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Basic separation of administrative duties

ACP Restrictions

IP.Content provides the tools needed to create your own site content right from your ACP, and using features built into IPB itself, you can separate these tools so that administrators of your site only have access to the sections they need access to.

For instance, you may have the following basic administrative needs related to IP.Content:

  • Graphic design
  • Web design
  • Editors
All of these duties can be managed via the admin control panel, but you don't need full ACP access to handle any one of these tasks. You can limit graphic designers so that they can only access the Media Manager module of IP.Content from the ACP, for example, so that you don't have to worry about your designer changing some setting they aren't supposed to elsewhere in the ACP. Web designers can be restricted to the Page Templates area only, and editors can be restricted to the Databases and/or Pages modules (depending on how you manage your content).

To limit access to specific modules, you can use the ACP permissions manager from Members tab -> Manage ACP Restrictions. Under "Member ACP Restriction Permissions" click "Find and add administrator". You will be able to lookup the administrator that you wish to restrict, and then configure access to individual areas of the ACP for that specific administrator. Graphic designers who only need to swap out images, for example, can be restricted under the IP.Content tab by checking

  • Grant access to IP.Content application?
  • Grant access to Media Manager module?
Web designers could be restricted to

  • Grant access to IP.Content application?
  • Grant access to Templates module?
  • Grant access to Blocks module?
  • Can create templates?
You could not give the designers access to "Can remove templates?" and prevent that administrator from deleting page templates other admins may still need. Also allowing access to the Blocks module would allow the designers to create the blocks they would likely want to use within their pages.

Editors could be restricted to

  • Grant access to IP.Content application?
  • Grant access to Pages module?
This would allow them to create pages on the site. By using the rich text editor and inheriting the templates created for them by the web designers, the editors can concentrate on the page content itself using a WYSIWYG editor. They do not need to know any HTML at all in this scenario.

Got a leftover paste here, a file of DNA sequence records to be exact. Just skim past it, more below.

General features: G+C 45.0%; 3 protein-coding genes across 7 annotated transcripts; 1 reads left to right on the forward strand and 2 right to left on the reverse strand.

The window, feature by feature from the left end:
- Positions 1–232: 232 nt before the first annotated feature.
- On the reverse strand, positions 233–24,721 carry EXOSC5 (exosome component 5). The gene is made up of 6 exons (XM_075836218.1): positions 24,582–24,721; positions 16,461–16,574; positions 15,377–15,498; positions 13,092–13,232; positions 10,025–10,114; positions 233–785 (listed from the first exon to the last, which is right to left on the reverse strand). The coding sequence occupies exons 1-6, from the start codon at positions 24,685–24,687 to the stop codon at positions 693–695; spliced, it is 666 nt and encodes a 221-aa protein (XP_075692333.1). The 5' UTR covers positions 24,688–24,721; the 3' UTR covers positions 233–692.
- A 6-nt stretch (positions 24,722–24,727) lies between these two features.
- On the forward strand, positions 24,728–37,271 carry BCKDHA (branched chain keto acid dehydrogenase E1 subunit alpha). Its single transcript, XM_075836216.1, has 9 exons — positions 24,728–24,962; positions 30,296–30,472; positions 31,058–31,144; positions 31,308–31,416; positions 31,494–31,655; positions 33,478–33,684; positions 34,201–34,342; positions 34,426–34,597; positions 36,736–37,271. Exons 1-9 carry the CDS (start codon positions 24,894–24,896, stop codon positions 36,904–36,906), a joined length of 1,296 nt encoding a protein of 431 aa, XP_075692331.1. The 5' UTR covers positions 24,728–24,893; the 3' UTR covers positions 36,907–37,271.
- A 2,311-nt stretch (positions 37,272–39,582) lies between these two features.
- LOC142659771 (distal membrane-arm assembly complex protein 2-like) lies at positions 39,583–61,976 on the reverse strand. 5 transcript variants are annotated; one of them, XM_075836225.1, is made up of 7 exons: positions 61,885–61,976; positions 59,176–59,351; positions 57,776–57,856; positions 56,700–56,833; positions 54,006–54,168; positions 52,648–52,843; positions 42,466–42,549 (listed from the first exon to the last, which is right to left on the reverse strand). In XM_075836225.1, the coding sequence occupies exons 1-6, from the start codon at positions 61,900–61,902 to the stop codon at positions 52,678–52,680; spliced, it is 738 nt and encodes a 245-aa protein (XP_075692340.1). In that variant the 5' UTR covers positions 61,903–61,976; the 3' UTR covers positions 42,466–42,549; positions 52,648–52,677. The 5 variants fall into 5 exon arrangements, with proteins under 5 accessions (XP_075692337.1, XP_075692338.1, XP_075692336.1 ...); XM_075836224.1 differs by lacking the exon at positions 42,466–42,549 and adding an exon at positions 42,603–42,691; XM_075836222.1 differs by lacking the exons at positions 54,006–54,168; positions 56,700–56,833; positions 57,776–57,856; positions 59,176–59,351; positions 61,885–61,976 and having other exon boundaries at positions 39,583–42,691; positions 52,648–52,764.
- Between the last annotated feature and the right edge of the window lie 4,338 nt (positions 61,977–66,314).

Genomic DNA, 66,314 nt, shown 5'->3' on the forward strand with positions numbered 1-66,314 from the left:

Using Databases

An alternative to allowing editors access to the ACP is to use the databases feature of IP.Content 1.1+ to create a simple form that editors can submit from. Instead of giving ACP access to editors, you can create a database, set it to be user-editable, and configure the appropriate permissions. Under the permissions tab you can set which permission masks are allowed to submit content to the database. By leveraging IPB's powerful permission mask system (assigning masks to groups and individual members), you can fine-tune access to submit records to your database.

Using the Databases module, you can create WYSIWYG editor fields, attachment upload fields, calendar date select fields, and most other types of fields you would normally want to create, making it very simple for editors to supply the content you need through a simple standard form interface. Your database can support revisions as well, allowing backups of edited content to be saved before it is updated. Using an attachment upload field, you can allow editors to upload the images they need for their articles, eliminating the need for someone else to upload files they may want to use. You can collect as little or as much information as you need from the editors.

Designers would still need access to Templates in the ACP (and potentially Blocks as described above), but you may have no need to allow graphic designers access to the ACP in this case. They can simply use the attachment field on the front-end form.
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